Now that it is certifiably winter, there's no better excuse than to be cooking delicious roast dinners. One thing I've learned is that there are whole different worlds of roasting. Thinking about all the roast dinners I've had in my life, I can attribute different styles of roasts to different people. I'd say my mum's are French-inspired - real herbs, lemons and nice vegetables cooked alongside. My grandparents' roasts are much more traditional, served with lovely rich gravy and root vegetables, often straight out their garden. Mmmm.
When it comes to cooking a roast myself, I'm quite a fan of rubbing, marinading and then slow cooking. I tend to buy less classic cuts of meet - lamb and pork shoulders recently. I like grinding up spices - like cumin seeds or fennel seeds - with garlic, salt and chilli, and maybe paprika. Then cooking for hours and hours on a low temperature. I cooked a shoulder of lamb for 13 hours in anticipation of dinner last Sunday and it was just so, so tender and moist. The meat was literally falling off the bone as I took a knife to it, while the exterior was crispy and spicy.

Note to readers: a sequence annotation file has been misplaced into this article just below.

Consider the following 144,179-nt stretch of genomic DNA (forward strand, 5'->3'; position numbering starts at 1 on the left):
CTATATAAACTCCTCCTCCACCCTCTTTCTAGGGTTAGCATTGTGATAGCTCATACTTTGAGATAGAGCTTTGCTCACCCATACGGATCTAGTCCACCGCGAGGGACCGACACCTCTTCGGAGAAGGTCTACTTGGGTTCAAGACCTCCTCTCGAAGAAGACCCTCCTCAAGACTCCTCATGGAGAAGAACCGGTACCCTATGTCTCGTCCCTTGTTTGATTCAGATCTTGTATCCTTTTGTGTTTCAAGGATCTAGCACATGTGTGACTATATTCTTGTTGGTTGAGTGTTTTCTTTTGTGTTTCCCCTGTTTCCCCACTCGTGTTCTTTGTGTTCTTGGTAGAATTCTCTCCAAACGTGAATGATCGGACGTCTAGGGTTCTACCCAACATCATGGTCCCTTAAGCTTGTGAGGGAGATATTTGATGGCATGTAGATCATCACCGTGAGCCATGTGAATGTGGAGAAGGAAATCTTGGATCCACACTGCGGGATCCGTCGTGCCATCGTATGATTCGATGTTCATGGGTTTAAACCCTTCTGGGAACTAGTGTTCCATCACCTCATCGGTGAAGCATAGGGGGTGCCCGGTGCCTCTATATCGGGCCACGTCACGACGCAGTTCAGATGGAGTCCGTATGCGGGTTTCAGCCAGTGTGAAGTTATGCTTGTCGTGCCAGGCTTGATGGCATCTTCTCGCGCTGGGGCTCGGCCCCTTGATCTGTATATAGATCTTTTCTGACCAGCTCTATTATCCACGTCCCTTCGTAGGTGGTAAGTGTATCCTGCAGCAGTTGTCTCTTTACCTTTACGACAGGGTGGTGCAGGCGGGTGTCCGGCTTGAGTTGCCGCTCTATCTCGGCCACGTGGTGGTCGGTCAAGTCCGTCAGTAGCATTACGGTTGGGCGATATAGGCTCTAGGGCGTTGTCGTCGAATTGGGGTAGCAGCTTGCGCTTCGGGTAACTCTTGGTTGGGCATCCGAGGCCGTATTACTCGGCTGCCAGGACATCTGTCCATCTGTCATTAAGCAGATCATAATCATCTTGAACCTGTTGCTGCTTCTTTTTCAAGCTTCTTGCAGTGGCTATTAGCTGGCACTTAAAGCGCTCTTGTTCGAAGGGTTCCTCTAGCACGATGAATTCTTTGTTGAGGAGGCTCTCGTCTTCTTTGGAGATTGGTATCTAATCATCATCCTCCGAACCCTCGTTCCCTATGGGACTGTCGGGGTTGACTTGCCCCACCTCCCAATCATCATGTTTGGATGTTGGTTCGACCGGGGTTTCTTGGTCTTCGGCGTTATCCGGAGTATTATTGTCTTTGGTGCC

Accompaniments matter too. I've been inspired by my recent visit to Moro and served recent roasts with braised cabbage topped with yoghurt and sumac. Celariac mash accompanied a pork shoulder...
...and a full Ottolenghi-esque mezze accompanied the lamb. I served it with roast potatoes and artichokes with lemon and olives, grilled peppers in green tahini, beetroot with yoghurt and dill, lemon braised fennel, and braised cabbage with yoghurt and sumac again. It was delicious.
I'm going to experiment with some other roasting styles over the Winter. I have the Silver Spoon and a friend recently gave me Ripailles, so there should be lots of new inspirations!